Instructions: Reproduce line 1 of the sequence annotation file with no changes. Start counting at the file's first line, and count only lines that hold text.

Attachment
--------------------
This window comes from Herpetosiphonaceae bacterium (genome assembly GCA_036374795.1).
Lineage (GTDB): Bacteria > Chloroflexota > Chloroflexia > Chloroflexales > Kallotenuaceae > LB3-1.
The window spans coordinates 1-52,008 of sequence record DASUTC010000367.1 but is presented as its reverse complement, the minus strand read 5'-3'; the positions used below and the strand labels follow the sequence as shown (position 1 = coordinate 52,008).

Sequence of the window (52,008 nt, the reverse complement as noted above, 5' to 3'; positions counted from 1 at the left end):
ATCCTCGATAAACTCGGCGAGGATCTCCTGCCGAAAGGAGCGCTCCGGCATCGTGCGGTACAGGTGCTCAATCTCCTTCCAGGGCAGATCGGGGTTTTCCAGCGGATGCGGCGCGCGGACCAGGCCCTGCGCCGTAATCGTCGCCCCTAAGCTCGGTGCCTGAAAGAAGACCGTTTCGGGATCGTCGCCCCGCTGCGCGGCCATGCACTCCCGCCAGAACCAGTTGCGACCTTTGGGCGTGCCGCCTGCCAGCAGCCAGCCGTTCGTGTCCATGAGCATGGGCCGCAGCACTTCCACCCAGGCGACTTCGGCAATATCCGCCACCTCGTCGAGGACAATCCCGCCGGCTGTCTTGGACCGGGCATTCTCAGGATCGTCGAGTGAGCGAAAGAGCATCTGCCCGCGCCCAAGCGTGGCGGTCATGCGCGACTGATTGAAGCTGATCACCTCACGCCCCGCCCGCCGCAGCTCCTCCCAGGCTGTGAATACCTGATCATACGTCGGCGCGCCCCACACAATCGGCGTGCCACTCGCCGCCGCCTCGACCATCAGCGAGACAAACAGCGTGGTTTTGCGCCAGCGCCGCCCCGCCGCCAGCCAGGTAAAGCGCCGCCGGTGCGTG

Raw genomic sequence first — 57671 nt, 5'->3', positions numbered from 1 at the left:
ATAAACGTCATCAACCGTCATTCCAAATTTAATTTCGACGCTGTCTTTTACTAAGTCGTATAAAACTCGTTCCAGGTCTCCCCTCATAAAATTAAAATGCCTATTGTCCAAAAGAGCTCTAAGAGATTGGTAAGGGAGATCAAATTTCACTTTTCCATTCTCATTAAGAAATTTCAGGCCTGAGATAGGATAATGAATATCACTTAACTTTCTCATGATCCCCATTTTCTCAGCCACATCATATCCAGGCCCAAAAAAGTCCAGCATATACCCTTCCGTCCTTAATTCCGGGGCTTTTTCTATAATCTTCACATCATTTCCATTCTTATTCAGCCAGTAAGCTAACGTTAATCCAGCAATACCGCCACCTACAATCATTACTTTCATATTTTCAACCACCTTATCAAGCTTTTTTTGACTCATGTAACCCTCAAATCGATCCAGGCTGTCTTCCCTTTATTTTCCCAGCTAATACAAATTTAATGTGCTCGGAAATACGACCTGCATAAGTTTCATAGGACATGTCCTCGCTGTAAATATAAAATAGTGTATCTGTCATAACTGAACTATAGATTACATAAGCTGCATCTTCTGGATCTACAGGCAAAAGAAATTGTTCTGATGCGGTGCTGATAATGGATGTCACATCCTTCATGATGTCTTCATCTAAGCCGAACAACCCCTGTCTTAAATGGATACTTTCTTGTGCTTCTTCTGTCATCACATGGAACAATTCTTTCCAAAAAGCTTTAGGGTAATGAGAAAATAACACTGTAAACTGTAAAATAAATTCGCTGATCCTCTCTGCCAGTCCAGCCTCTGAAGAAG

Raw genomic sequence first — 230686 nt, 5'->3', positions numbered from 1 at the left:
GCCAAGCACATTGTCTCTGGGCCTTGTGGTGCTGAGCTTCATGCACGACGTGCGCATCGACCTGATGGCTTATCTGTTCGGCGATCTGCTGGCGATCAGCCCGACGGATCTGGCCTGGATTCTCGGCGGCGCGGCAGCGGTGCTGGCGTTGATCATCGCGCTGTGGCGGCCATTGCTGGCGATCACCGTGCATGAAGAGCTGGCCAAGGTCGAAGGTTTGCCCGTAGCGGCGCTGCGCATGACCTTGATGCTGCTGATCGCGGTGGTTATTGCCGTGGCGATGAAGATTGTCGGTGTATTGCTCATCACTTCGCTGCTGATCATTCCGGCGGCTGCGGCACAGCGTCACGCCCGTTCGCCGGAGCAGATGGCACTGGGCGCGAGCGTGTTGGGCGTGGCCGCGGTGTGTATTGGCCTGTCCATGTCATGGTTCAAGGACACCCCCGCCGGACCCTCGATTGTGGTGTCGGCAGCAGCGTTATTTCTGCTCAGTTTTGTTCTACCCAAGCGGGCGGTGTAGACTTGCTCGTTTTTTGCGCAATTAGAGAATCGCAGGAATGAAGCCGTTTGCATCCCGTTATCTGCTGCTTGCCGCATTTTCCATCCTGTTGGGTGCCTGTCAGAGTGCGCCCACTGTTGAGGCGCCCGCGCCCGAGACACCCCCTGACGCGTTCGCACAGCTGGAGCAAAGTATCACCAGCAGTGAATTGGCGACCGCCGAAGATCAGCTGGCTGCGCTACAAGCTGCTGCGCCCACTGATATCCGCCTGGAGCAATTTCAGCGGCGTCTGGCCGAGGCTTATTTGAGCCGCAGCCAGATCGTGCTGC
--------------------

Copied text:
This window comes from Herpetosiphonaceae bacterium (genome assembly GCA_036374795.1).